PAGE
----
A Houston company accused of inflating the occupancy rate of an apartment complex it sold has won dismissal and attorney fees in what it called a "bogus" suit from the buyer that claimed it overpaid by $4 million.
Judge Dedra Davis on Tuesday dismissed with prejudice the Harris County District Court lawsuit filed against AK Interests Remington LP in October 2018 by California-based real estate company Nizinski Family LP. Judge Davis also ordered Nizinski to pay AK $15,000 in attorney fees, about half of what AK requested after accusing Nizinski of discovery misconduct and gamesmanship.
On Nov. 5, AK asked for dismissal of the suit, telling the court Nizinski failed to respond to discovery requests and busted the deadline to designate an expert who could have backed up its $4 million damages claim. It said Nizinski then made an "eleventh hour" attempt to drop its "frivolous" claims because it knew "an unfavorable ruling and judgment was forthcoming."
"Plaintiff's gamesmanship cannot be rewarded," AK told the court.
Nizinski on Monday opposed the request for dismissal and an award of legal fees, saying it was an improper death penalty sanction without appropriate ties to the alleged discovery misconduct.
The order against it came down a day after Nizinski's response, following a 2½-hour hearing before Judge Davis.
Sameer S. Karim of Munsch Hardt Kopf & Harr, P.C., who represents AK and its owner, Anwar Kajani, said his client was pleased the court ruled the way it did because it was important for Kajani to protect the reputation he has built in the Houston real estate community.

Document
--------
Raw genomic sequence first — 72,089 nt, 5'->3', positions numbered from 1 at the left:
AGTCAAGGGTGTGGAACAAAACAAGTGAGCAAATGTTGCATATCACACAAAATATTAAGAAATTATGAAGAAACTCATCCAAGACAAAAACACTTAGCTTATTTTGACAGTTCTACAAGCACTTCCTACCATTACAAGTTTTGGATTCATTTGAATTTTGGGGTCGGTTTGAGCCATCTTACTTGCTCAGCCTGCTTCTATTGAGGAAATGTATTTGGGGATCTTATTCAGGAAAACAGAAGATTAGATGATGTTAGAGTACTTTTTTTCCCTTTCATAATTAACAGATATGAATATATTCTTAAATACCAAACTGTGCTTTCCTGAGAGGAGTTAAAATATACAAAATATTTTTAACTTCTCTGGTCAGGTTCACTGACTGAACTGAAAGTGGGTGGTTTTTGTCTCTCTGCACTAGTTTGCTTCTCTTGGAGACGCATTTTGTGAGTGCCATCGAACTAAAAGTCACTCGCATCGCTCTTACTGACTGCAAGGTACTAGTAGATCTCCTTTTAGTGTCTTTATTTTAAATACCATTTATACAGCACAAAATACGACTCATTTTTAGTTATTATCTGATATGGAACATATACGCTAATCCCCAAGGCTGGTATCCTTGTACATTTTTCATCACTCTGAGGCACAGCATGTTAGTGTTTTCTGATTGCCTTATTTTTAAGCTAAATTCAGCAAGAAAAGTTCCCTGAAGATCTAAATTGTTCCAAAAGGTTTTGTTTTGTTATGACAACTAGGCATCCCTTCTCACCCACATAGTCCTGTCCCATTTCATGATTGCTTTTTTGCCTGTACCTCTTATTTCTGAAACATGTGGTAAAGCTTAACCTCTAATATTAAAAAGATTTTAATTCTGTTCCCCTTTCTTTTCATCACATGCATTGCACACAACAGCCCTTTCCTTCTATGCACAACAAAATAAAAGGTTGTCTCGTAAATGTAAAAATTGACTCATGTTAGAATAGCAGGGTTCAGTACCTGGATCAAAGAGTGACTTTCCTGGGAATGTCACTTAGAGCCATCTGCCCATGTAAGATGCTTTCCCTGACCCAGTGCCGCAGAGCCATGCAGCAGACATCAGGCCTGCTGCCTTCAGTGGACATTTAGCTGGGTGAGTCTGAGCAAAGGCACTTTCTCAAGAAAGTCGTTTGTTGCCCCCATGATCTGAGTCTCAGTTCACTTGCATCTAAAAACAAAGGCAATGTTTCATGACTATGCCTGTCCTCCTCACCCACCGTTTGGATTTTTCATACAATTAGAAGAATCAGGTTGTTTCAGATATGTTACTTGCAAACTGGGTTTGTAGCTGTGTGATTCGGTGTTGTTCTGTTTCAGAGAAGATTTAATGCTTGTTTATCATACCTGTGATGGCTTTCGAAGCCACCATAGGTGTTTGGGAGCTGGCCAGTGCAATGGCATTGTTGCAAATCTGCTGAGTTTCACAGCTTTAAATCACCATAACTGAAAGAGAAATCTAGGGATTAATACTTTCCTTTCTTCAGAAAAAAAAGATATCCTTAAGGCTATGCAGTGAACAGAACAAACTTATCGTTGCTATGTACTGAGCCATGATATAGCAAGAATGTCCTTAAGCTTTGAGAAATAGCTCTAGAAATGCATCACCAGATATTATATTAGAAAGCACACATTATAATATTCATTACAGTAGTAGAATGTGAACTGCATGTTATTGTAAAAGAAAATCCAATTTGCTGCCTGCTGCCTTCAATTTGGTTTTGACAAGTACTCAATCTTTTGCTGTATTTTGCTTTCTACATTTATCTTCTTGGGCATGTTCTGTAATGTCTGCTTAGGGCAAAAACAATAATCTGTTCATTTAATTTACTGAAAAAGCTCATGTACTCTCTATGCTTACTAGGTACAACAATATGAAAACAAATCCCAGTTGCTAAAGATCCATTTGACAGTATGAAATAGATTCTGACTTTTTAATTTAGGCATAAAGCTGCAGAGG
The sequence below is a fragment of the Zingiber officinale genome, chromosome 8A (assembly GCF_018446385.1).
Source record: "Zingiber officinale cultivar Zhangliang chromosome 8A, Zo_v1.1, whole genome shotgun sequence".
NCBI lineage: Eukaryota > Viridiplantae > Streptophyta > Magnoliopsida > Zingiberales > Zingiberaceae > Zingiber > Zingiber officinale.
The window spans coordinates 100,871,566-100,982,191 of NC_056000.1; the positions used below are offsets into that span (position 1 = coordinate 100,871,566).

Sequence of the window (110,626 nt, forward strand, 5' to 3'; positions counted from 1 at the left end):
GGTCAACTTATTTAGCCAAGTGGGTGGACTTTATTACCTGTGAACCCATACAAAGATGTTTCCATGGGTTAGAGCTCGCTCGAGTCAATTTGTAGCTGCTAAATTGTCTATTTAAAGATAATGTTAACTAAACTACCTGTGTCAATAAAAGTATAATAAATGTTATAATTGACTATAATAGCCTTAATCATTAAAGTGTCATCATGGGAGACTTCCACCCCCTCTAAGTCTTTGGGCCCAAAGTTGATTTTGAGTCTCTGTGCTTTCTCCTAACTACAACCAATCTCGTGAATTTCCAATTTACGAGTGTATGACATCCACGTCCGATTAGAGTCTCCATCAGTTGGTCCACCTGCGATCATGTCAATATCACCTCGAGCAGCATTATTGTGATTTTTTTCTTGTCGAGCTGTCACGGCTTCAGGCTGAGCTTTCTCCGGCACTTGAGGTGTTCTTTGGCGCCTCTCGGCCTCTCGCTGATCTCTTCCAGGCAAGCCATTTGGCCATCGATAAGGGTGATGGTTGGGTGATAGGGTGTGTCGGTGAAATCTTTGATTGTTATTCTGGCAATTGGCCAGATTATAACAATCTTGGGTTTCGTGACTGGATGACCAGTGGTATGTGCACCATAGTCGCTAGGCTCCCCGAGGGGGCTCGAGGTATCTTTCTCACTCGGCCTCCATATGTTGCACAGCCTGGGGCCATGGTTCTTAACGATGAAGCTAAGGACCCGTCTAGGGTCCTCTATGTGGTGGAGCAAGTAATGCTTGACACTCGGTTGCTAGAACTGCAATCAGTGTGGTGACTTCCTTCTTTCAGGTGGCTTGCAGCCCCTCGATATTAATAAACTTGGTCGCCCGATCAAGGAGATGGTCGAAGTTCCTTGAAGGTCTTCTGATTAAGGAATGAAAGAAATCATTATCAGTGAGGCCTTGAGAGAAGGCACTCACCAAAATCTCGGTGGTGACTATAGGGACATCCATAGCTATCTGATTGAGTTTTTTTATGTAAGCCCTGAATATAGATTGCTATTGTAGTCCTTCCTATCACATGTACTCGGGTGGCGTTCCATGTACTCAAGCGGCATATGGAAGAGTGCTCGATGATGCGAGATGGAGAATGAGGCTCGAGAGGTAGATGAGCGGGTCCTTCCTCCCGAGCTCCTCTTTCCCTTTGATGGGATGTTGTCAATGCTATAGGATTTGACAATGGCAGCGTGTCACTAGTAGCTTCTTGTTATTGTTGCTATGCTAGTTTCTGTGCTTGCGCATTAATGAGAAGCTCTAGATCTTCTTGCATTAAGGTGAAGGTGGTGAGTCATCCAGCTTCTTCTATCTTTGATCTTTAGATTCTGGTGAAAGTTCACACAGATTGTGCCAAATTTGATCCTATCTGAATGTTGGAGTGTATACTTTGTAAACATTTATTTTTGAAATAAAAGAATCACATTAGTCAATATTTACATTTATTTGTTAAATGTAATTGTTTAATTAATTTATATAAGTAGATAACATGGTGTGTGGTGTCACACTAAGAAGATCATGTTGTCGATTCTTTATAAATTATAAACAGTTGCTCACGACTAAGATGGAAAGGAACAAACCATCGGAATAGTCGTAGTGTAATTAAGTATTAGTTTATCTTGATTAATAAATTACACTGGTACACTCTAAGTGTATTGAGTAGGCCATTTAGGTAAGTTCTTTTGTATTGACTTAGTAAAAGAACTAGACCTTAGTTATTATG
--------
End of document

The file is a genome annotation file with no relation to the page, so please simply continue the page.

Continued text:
"I think the sticking point for the court was that every claim that they alleged they had, my clients provided information and reports … that debunked every claim asserted," he said, explaining it was Nizinski's own documentation that allowed AK to prevail in the lawsuit.
Some of that documentation included a report from Nizinski's own independent consultant, which it hired during the due diligence period before the sale of the $15.8 million, 260-unit apartment complex closed. That report clearly stated that all of the wiring in the building was aluminum — which was contrary to Nizinski's allegation in its lawsuit that it was duped into thinking all the wiring was copper, part of its justification for overpayment.
That same report showed that the occupancy rate of the building was actually 96%, higher than the 93% represented by AK. In its suit, Nizinski had alleged the occupancy rate was lower, and that some units were vacant or in such bad condition they were uninhabitable.
Counsel for Nizinski did not immediately return a message seeking comment Thursday.
Nizinski is represented by M. Kevin Powers of Porter & Powers LLC.
AK is represented by Sameer S. Karim and Justin K. Ratley of Munsch Hardt Kopf & Harr PC.
The case is Nizinski Family LP v. AK Interests Remington LP et al., case number 2018-74903, in the 270th District Court in Harris County, Texas.
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